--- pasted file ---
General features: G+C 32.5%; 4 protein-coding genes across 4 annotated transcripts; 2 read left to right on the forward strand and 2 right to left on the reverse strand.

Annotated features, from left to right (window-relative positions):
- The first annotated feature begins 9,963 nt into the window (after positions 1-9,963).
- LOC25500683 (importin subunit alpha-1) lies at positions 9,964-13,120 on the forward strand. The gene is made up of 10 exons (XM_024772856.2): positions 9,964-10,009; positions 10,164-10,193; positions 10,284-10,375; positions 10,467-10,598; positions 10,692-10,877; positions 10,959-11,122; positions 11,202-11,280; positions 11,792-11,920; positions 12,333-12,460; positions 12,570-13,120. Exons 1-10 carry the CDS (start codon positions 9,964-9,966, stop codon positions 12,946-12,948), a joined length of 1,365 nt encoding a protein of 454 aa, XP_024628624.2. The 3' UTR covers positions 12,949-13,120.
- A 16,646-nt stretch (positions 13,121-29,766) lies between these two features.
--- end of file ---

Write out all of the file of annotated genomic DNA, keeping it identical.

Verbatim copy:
General features: G+C 32.5%; 4 protein-coding genes across 4 annotated transcripts; 2 read left to right on the forward strand and 2 right to left on the reverse strand.

Annotated features, from left to right (window-relative positions):
- The first annotated feature begins 9,963 nt into the window (after positions 1-9,963).
- LOC25500683 (importin subunit alpha-1) lies at positions 9,964-13,120 on the forward strand. The gene is made up of 10 exons (XM_024772856.2): positions 9,964-10,009; positions 10,164-10,193; positions 10,284-10,375; positions 10,467-10,598; positions 10,692-10,877; positions 10,959-11,122; positions 11,202-11,280; positions 11,792-11,920; positions 12,333-12,460; positions 12,570-13,120. Exons 1-10 carry the CDS (start codon positions 9,964-9,966, stop codon positions 12,946-12,948), a joined length of 1,365 nt encoding a protein of 454 aa, XP_024628624.2. The 3' UTR covers positions 12,949-13,120.
- A 16,646-nt stretch (positions 13,121-29,766) lies between these two features.